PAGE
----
COVID-19 vaccines for kids under 5 are finally here. But not all parents are jumping in line. And a giant sunspot is pointed toward Earth – but there’s no need to panic.
👋 It’s Laura Davis. It’s Tuesday. Let’s talk news, shall we?
🐩 But first, paws for a minute and check out these very fancy, very cool pups of all shapes and sizes: The best photos from the 146th Westminster Dog Show. You’re welcome.
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Jan. 6 hearings continue with emotional testimony from election workers
Tuesday’s House hearings on the Jan. 6 Capitol attack focused on the pressure former President Donald Trump applied to state officials to overturn 2020 election results, including Trump’s infamous call to Georgia Secretary of State Brad Raffensperger. Shaye Moss, an election worker from Fulton County, Georgia, testified about how she “became the target of nasty lies spread by President Trump and his allies” in the months after the 2020 election, Rep. Bennie Thompson, D-Miss., said in the hearing. On Facebook, she received threats, including racist ones. “A lot of them are just hateful,” she said. Her mother, Ruby Freeman, is a former election worker and business owner known to the community as Lady Ruby. She also received threats, and even left her home for two months on the FBI’s advice. “Do you know how it feels to have the president of the United States target you?” she asked. “There is nowhere I feel safe. Nowhere.”
- Also on Tuesday: The committee learned through testimony that fake Michigan Republican electors planned to hide overnight in the Michigan Capitol so they could cast their votes in the statehouse chambers the next day.
Next session: The Jan. 6 committee will reconvene at 3 p.m. Thursday for its fifth hearing. Did you miss Day 4? Fake electors, Trump pressuring state leaders and more. Catch up here.
Parents taking ‘wait and see’ approach for kids’ COVID-19 vaccines
Tuesday was the first day COVID-19 vaccines were available to children under 5. But not all parents are jumping in line. In polling data from April, 18% of parents said they would vaccinate their young child right away, while 27% said they definitely wouldn’t and 38% said they’d wait and see. And some parents say the trials conducted among young children were too small to satisfy their safety concerns, said Grant Paulsen, an infectious disease pediatrician at Cincinnati Children’s Hospital Medical Center. Keep reading for more.
What everyone’s talking about
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Deshaun Watson settles 20 of 24 sexual misconduct lawsuits
Cleveland Browns quarterback Deshaun Watson has reached a confidential settlement with all but four of the 24 women who sued him and accused him of sexual misconduct during massage sessions, the women’s attorney said Tuesday. The settlements end the women’s litigation against him nearly 15 months after most were filed in 2021. Watson’s attorney had said the women were lying and that Watson was seen as a “payday” after the women accused him of improper behavior, including exposing himself, causing his genitals to touch them and in some cases coercing sex. Read more.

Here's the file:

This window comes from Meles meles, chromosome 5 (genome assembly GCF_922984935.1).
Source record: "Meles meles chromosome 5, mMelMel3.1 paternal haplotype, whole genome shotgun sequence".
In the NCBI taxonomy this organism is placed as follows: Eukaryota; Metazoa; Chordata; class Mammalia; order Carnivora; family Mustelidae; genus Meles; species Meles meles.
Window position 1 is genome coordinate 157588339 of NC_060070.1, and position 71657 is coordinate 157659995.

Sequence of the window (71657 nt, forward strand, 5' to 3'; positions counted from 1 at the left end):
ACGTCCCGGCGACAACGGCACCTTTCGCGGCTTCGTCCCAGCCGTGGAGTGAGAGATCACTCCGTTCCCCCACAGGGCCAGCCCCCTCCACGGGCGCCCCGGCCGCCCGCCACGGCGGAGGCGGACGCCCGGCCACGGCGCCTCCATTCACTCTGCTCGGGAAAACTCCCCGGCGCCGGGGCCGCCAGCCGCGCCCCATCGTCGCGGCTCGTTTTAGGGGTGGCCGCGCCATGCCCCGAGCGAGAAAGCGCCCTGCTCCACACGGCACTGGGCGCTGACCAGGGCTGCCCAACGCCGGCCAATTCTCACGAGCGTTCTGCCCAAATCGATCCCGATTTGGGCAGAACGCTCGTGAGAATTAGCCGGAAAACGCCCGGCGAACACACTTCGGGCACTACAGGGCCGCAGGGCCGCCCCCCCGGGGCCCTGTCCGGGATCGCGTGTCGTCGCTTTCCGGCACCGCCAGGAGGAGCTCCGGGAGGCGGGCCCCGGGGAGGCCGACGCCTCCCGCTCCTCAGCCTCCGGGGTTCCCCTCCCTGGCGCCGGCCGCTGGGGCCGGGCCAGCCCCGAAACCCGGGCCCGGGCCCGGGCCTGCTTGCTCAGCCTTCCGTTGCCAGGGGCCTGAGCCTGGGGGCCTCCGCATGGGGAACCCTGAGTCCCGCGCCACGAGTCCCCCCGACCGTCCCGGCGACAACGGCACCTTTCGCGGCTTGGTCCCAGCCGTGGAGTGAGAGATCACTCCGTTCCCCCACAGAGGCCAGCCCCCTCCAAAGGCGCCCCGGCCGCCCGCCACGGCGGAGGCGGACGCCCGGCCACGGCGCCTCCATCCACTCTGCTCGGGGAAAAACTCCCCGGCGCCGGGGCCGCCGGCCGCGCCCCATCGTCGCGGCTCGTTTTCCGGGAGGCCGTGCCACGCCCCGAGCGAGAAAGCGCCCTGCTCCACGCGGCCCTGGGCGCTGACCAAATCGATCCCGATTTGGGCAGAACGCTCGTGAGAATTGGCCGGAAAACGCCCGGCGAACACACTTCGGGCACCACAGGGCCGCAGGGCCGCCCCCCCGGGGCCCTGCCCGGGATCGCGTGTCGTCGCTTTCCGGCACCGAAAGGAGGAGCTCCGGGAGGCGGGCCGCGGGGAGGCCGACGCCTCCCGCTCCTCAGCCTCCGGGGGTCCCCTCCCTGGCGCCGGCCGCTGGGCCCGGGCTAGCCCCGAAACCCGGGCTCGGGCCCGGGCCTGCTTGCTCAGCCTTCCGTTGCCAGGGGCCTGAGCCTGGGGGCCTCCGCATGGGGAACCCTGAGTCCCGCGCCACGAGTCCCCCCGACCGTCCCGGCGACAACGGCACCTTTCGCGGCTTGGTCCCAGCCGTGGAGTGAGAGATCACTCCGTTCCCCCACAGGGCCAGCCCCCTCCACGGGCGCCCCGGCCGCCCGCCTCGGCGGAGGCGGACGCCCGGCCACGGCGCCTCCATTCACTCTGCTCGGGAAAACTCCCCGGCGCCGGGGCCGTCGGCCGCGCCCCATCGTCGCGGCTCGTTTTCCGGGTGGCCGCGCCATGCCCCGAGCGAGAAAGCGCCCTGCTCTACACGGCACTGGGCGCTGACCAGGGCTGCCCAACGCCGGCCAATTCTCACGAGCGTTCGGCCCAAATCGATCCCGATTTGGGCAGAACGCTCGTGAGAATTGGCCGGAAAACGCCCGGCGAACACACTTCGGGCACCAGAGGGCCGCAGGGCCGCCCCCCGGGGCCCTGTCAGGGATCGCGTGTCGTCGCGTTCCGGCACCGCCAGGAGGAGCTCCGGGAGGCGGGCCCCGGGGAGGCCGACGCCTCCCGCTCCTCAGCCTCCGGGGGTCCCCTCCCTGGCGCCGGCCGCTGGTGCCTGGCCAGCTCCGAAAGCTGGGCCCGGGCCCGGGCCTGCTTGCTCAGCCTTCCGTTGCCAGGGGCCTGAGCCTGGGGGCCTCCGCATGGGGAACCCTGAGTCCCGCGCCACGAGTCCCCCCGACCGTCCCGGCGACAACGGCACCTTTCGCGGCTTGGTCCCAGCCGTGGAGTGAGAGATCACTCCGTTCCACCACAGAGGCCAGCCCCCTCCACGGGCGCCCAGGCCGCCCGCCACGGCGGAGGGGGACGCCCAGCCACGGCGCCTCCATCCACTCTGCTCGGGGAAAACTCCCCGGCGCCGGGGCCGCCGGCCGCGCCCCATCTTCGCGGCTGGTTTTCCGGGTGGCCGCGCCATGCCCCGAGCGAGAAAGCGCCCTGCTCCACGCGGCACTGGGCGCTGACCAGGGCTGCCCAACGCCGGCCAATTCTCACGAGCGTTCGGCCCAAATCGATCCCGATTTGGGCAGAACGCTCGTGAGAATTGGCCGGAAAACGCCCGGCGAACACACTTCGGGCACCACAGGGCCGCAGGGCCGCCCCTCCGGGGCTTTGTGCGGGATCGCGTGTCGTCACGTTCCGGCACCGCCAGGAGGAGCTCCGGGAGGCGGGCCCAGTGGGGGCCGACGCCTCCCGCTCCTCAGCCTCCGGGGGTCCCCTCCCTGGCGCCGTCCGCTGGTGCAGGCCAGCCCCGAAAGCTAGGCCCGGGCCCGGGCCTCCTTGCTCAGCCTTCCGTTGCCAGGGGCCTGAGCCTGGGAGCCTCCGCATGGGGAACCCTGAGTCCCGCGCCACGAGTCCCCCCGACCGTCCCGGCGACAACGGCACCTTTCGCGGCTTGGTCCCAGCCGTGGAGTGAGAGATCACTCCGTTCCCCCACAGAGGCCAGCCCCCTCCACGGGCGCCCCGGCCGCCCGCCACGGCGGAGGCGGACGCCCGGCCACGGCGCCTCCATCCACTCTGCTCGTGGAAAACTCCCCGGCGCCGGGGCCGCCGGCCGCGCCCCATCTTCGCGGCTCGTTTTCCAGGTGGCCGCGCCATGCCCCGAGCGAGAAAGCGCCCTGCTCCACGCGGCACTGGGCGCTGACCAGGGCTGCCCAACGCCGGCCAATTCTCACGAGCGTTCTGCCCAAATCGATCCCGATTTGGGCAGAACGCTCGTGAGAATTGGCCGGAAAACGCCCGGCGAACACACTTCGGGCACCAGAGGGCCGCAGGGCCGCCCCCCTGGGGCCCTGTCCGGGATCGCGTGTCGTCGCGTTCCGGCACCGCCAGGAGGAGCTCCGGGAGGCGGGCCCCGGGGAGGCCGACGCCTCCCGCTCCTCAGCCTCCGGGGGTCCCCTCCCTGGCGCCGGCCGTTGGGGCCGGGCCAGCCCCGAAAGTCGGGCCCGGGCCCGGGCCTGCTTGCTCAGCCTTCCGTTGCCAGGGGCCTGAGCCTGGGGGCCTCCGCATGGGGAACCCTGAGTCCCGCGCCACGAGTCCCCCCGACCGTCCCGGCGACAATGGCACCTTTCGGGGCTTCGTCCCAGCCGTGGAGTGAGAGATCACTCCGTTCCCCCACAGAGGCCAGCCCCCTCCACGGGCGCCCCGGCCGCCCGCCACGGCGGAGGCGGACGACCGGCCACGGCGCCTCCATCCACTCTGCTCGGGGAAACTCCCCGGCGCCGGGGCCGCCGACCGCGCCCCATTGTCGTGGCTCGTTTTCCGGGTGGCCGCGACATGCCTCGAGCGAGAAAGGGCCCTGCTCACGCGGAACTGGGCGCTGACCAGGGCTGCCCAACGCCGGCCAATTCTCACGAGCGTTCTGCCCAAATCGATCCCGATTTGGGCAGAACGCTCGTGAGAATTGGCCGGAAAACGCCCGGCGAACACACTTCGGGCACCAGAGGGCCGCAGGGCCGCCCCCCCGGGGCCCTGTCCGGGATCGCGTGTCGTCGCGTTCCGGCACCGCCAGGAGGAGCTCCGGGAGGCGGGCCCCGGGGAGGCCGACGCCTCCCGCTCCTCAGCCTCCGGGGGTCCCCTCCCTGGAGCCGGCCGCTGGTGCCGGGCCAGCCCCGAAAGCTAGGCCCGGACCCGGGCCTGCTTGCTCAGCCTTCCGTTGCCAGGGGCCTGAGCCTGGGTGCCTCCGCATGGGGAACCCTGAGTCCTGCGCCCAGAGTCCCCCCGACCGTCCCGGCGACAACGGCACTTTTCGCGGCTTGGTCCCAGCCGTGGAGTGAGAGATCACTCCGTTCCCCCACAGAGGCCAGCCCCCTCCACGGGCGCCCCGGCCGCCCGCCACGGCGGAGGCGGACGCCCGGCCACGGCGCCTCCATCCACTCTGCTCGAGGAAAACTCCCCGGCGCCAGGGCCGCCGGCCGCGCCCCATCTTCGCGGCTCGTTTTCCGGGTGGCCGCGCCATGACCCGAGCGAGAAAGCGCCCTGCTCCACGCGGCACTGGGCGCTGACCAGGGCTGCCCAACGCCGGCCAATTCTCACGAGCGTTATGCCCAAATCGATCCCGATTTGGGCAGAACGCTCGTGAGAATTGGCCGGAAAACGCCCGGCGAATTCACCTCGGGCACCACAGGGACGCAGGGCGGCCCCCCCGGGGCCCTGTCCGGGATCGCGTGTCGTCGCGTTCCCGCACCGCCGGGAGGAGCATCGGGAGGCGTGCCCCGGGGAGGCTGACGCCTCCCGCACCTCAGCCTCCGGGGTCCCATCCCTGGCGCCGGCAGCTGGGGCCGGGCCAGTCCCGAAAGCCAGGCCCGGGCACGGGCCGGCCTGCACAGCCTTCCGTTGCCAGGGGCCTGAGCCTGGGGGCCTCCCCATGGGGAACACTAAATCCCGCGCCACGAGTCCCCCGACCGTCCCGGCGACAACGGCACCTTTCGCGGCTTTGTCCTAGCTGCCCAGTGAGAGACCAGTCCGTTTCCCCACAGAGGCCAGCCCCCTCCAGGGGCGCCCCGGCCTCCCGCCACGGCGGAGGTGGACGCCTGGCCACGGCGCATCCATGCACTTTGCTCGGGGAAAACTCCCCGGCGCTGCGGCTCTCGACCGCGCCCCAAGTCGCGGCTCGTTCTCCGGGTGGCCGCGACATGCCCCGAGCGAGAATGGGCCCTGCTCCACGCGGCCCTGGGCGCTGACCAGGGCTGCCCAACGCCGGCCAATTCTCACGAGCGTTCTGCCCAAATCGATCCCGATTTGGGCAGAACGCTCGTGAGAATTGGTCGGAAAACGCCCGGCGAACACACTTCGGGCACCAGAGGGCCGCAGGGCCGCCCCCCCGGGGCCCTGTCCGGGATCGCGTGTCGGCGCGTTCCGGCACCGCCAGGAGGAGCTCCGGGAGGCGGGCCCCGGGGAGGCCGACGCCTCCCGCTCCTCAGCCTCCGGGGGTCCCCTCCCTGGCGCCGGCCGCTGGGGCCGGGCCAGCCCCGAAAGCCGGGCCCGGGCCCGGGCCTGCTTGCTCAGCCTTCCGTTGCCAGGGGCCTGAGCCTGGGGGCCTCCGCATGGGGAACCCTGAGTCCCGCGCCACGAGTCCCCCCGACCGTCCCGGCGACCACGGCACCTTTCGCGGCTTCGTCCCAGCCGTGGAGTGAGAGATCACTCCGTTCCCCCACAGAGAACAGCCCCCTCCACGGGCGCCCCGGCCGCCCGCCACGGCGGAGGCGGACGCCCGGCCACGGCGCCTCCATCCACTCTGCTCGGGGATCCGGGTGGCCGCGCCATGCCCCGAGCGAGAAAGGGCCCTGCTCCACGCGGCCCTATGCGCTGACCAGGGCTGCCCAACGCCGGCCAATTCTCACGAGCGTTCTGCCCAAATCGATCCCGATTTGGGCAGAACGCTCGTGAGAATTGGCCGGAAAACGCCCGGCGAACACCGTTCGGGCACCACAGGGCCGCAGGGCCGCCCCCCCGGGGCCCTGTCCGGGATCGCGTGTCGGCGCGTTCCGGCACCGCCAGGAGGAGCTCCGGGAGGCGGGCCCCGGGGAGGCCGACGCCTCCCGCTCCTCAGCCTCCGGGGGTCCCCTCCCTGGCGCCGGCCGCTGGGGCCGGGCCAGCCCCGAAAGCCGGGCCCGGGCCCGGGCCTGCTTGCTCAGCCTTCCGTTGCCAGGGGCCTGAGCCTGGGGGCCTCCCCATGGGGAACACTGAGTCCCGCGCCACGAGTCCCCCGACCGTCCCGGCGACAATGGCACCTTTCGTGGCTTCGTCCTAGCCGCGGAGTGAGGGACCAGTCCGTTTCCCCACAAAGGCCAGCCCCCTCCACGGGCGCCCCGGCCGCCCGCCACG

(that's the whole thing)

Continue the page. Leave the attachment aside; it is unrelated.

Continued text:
Could more lives have been saved?
Multiple police officers stood in a school hallway armed with rifles and at least one ballistic shield within 19 minutes of a gunman arriving at the Robb Elementary School campus in Uvalde, Texas, according to documents reviewed by the Austin American-Statesman, further raising questions whether more lives could have been saved during the deadly attack. Even as officers with high-powered weapons and ballistic shields massed inside the school, the gunman could be heard firing rounds, the documents show. Investigators say the latest information indicates officers had more than enough firepower and protection to take down the gunman long before they finally did. The massacre killed 19 children and two teachers. Much of the new information is expected to be presented at a Texas Senate hearing Tuesday, the first of two days of hearings that give members of the public an opportunity to address lawmakers. Keep reading for more from the documents.
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Giant sunspot getting bigger
“No need to panic,” scientists said, which for some reason, makes me want to panic even more. Here’s the deal: A sunspot with the potential to cause solar flares captured the internet’s attention Tuesday. But experts said the it is far from unusual, and eased concerns of how any potential flares would affect us. Active Region 3038, or AR3038, has been growing over the past week, said Robert Steenburgh, acting lead of the National Oceanic and Atmospheric Administration’s Space Weather Forecast Office. The sunspot’s size and growth rate are normal, he said. “This is what sunspots do,” he said. “Over time, generally, they’ll grow. They go through stages and then they decay.” Okay, I’m convinced. No need to panic. Keep reading to learn more about sunspots.
A break from the news
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